Set and Meet Speed Budgets

Profile photo of Karolina Szczur

Karolina Szczur

June 19, 2020

We overhauled Performance Budgets to address the difficulties in setting meaningful speed targets and meeting them.

See a 2-minute Performance Budgets walkthrough.

Budgets have always been widely considered a critical part of performance monitoring. What we observed among not only our customers but also the wider community was an ongoing struggle to find not only the right metrics to set budgets against but also the values they should be set to. A crucial performance approach was causing more confusion than gain.

For this reason, we completely redesigned Performance Budgets in Calibre. Our primary goal was creating a clear process that helps understand the state of your Site (or application) performance and set achievable thresholds.

Budgets can be incredibly beneficial for any team tracking performance. Timely alerting and set thresholds are critical to maintaining great user experiences. No matter whether you’re only starting your journey with performance or not, being confident that your metrics remain within recommended ranges is invaluable.

Set Performance Budgets effortlessly

One of the biggest hurdles in using Performance Budgets is knowing how to set them. In Calibre, you can set Budgets against any set of Pages and Test Profiles, so you can accurately profile for desktop and mobile experience.

When creating a Budget, you will be able to see historical data for a selected metric with measurement occurrence. This context will allow you to see the spread of measurements, and which ones occur most frequently.

Time to Interactive has to be below 3.8s to be considered fast. Here, we can see that the most frequent measurement is between 3.9-4.2s so it would be a reasonable goal to set.

Additionally, Calibre shows recommended Budget values for each metric. These are determined based on performance best practices and Lighthouse range recommendations. No more searching for metric range recommendations and confusion about conflicting advice.


Combining historical metric measurements with recommendations for best scoring is a bulletproof method for setting budgets that you can meet, while significantly improving user experience.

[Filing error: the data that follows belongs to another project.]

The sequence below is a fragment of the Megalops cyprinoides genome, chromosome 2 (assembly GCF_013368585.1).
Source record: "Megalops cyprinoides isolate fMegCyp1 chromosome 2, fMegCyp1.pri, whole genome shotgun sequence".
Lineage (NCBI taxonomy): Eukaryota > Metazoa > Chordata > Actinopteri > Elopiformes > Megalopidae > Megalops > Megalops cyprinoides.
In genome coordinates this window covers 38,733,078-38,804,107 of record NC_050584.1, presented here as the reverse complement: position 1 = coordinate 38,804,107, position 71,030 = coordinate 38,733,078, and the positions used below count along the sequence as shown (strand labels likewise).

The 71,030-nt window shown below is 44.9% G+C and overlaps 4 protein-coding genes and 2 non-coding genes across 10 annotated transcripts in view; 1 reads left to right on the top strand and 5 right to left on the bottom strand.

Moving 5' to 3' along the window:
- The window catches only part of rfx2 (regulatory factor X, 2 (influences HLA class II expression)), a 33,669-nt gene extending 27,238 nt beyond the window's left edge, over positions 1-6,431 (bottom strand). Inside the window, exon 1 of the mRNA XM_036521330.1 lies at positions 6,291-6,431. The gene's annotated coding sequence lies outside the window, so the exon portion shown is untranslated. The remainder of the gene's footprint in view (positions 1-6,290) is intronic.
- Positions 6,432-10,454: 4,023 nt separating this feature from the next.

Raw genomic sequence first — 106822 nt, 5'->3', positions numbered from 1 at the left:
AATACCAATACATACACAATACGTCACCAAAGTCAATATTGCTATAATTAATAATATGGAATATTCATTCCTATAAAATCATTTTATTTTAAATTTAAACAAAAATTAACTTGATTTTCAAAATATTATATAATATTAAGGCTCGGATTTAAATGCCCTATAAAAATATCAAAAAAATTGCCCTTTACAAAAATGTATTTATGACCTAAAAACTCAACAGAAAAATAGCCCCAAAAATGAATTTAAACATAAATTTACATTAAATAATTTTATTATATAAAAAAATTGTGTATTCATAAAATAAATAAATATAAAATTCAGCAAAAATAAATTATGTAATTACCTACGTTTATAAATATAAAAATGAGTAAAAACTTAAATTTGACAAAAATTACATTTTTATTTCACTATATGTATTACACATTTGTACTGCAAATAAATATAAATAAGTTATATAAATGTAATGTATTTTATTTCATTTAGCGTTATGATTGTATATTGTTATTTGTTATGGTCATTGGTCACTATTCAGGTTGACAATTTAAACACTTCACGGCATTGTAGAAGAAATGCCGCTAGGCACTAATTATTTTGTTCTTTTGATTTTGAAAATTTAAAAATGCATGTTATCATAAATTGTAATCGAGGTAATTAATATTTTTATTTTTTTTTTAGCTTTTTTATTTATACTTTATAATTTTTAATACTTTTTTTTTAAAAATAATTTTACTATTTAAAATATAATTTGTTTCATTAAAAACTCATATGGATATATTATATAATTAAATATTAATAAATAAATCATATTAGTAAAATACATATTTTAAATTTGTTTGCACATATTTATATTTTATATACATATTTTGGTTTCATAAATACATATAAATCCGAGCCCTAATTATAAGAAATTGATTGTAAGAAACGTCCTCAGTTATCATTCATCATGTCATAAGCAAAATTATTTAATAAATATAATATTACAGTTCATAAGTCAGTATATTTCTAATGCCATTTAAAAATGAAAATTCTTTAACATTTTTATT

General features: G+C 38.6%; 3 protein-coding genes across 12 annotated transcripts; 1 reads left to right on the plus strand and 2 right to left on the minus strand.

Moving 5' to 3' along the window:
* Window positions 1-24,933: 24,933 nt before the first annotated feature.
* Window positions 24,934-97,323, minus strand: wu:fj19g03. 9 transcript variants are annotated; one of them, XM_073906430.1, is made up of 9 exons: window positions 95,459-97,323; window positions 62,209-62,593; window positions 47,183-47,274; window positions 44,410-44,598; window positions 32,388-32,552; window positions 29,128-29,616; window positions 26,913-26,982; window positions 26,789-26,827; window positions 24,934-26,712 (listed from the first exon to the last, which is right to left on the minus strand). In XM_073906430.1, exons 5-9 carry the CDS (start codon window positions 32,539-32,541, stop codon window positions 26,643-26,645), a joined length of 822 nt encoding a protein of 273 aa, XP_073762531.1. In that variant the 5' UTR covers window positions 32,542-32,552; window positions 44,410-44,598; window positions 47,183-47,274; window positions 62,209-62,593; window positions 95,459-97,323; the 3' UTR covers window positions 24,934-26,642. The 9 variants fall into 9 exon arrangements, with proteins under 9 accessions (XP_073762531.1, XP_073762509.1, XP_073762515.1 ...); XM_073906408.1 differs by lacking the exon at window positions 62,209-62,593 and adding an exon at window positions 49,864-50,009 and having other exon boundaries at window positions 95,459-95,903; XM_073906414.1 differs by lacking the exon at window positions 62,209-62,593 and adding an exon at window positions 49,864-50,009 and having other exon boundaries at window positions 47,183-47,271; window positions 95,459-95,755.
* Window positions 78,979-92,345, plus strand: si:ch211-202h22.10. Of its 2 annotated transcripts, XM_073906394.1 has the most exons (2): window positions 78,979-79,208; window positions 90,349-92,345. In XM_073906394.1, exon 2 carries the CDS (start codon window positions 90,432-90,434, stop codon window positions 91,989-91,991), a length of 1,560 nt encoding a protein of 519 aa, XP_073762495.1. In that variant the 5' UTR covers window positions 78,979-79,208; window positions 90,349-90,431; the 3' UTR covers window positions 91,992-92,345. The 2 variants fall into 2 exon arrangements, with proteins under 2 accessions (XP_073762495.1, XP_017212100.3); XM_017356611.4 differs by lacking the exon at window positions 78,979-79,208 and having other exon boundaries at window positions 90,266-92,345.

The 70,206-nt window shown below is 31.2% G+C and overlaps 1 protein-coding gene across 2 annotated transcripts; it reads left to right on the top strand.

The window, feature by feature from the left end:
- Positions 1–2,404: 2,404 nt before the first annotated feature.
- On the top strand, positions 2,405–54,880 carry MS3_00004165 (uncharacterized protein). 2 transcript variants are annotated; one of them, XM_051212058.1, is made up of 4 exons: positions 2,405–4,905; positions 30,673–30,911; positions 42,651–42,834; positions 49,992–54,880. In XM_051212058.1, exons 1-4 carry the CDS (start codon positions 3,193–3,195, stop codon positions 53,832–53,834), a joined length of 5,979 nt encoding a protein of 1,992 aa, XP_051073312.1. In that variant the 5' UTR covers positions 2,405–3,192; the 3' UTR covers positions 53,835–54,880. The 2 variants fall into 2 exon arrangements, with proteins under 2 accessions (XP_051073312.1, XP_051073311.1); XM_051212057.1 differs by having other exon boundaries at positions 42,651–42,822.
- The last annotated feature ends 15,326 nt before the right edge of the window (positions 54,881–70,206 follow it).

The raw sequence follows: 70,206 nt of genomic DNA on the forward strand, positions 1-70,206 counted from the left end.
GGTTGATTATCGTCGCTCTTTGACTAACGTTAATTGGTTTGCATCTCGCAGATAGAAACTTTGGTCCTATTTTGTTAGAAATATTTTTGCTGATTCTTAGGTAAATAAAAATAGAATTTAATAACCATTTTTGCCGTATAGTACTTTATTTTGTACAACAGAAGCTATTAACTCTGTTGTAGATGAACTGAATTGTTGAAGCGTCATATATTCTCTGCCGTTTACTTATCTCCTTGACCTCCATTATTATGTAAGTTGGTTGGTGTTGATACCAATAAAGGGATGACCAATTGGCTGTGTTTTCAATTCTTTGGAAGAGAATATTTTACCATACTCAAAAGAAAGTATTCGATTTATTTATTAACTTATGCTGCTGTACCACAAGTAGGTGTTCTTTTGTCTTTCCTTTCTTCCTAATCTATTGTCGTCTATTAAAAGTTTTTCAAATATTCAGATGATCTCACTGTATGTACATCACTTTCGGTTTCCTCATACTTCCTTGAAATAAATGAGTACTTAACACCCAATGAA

Quickly find the most significant speed offenders

Budgets often become buckets for a range of Pages. No Page is the same, though. By inspecting your Budgets, you can quickly see which Pages perform worse and tend to swing your overall Budget status.

We can easily observe that one page is constantly at risk of breaching the Budget. We can investigate how to make improvements or set a separate Budget.

When a Budget is regularly exceeded, separating it into more granular Budgets with less aggressive goals might be more valuable in the long term. All changes to the Budget are recorded, so you can see what amendments were made by which team member.

Get relevant alerts when it matters most

Metrics fluctuate, which is why it’s crucial to look for sustained change. However, we know that some teams require more reactive notifications (triggered when there’s any change), while some will prefer fewer alerts (triggered when there’s a sustained change in global budget status). When creating or editing a Budget, you can choose notification frequency that makes most sense for your context.

Calibre sends detailed email reports showcasing the status of your Budgets.

Calibre will always notify the Budget creator and anyone subscribed to Site notifications when there’s a change. Alerts can be sent to a relevant Slack channel, via email or both.


Setting Performance Budgets will help you in making your Sites as fast as they can be and keeping them that way. Budgets are also helpful in creating accountability for user experience. Measuring and quantifying user experience through the lens of performance, accessibility and best practices levels up teams ability to deliver great work continuously.

Profile photo of Karolina Szczur

Karolina Szczur

Karolina is the Product Design Lead at Calibre. With years of design experience under her belt, she’s responsible for the comprehensive user experience spanning over product, visuals and content. Find her on Twitter or LinkedIn.

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